The ongoing coronavirus pandemic and mask mandates rolled out by governments worldwide have caused an “exponential increase” in face mask pollution, comprehensive research based on data collected in 11 countries suggests.
The damning study by a team of researchers with the University of Portsmouth was published in the Nature Sustainability journal on Thursday.
The group conducted a comprehensive study of personal protective equipment (PPE), observing an “exponential increase” in such litter amid anti-coronavirus measures. Their findings are based on data collected across 11 countries, including Australia, Belgium, Canada, France, Germany, the Netherlands, New Zealand, Spain, Sweden, the UK, and the US, using a litter collection application Litterati.
The research spans 14 months, with September 2019 figures used as the baseline. Covid-related litter began to grow at alarming rates in March 2020, when the spread of the virus turned into a full-blown global pandemic, with governments worldwide introducing various restrictions, including mandatory face mask-wearing.
“Overall the study shows the impact that legislating the use of items such as masks can have on their occurrence as litter. We found that littered masks had an exponential increase from March 2020, resulting in an 84-fold increase by October 2020,” Dr. Keiron Roberts, lead researcher with the University of Portsmouth, said.
Among the countries sampled, the UK has shown the “highest overall proportion of masks, gloves and wipes as litter,” according to the study. In August-October 2020, for instance, masks accounted for more than 5% of all litter produced there, with wipes and gloves accounting for a further 1.5%.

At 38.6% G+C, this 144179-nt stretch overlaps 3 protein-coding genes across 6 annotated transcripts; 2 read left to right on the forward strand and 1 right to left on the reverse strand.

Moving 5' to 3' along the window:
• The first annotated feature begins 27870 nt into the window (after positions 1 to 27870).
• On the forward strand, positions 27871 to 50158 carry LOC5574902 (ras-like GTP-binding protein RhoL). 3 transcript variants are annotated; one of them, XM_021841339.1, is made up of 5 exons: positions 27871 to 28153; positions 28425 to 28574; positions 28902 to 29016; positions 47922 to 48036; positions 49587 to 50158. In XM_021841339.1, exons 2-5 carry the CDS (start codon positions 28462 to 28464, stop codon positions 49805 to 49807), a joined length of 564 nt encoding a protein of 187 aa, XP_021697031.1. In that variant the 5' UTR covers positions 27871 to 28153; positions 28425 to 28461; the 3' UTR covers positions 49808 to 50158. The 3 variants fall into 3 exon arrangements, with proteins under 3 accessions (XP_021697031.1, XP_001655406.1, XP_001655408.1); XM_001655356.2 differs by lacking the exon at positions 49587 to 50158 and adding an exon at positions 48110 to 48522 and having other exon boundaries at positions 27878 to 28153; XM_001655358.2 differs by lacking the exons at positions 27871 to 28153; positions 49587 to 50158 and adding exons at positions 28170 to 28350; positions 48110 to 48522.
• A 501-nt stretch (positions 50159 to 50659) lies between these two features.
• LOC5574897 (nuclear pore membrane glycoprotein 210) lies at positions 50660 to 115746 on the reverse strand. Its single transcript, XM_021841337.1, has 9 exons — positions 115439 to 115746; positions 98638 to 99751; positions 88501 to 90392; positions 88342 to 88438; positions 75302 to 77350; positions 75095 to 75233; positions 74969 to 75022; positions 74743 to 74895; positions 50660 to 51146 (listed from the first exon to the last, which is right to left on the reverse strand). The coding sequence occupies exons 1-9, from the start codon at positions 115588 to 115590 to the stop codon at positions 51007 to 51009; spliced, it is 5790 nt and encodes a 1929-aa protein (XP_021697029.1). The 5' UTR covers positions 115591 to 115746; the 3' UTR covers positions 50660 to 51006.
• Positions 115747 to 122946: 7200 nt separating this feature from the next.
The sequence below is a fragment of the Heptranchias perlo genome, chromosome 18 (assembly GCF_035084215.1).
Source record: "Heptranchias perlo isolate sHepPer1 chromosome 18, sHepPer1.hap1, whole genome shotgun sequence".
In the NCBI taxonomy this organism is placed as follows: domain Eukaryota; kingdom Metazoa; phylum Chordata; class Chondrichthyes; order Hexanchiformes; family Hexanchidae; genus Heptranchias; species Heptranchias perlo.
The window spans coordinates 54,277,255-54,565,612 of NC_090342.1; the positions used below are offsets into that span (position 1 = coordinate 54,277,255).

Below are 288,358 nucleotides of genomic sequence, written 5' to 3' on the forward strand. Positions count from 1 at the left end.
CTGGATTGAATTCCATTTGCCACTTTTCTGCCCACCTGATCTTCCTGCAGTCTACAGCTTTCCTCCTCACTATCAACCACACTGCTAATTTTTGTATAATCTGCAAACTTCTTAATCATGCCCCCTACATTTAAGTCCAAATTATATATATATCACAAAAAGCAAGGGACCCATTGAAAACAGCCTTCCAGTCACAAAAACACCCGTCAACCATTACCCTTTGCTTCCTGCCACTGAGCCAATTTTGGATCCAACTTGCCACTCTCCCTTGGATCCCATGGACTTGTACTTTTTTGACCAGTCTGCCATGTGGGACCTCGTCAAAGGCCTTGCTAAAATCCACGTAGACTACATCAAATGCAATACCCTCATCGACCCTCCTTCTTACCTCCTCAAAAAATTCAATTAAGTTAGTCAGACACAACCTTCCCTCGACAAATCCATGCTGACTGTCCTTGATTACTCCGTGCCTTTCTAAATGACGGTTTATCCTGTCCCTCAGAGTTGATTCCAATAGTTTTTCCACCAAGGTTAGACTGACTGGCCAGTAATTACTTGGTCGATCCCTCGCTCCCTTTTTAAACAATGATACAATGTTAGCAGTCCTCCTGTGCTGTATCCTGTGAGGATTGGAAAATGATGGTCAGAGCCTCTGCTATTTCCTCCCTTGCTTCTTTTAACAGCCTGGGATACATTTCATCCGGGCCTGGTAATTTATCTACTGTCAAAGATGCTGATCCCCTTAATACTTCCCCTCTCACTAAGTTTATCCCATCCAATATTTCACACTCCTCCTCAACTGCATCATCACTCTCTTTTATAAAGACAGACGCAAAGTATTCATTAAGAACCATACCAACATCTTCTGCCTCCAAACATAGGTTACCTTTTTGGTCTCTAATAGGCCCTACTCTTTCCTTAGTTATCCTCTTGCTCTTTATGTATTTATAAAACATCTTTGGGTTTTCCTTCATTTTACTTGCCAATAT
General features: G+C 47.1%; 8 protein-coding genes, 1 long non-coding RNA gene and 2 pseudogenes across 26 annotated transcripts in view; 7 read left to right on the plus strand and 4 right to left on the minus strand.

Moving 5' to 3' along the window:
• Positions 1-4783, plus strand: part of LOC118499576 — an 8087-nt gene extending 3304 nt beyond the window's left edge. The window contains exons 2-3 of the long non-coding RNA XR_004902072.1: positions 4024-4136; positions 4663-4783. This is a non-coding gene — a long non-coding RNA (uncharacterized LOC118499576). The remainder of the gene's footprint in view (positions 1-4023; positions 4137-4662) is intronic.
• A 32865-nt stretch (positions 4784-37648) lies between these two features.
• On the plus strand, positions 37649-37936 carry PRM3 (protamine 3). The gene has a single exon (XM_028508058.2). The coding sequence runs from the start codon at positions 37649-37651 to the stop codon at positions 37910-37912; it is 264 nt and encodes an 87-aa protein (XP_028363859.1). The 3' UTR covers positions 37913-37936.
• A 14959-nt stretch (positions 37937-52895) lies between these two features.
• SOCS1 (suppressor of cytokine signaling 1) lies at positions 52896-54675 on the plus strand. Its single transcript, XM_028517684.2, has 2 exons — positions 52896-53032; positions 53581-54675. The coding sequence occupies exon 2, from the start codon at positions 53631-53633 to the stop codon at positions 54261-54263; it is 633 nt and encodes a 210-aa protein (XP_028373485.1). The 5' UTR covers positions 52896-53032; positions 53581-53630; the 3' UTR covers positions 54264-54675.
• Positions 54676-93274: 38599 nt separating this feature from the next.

The nearly 9,000% increase in PPE litter clearly shows the enforcement of face mask-wearing “must be accompanied with education campaigns to limit their release into the environment,” Roberts added. While pandemic-related restrictions, such as curbs on international travel, have had a minor positive impact on the environment, the skyrocketing PPE pollution has become truly alarming, the researchers said.
“In April 2020, it was beginning to appear that there were some small positives in the decrease in human activity caused by lockdown, with improvements in air quality and water quality. Reduced human activity also saw reports of animals coming back to towns and cities,” Roberts stated, adding that masks also began appearing “where they hadn’t been before.”
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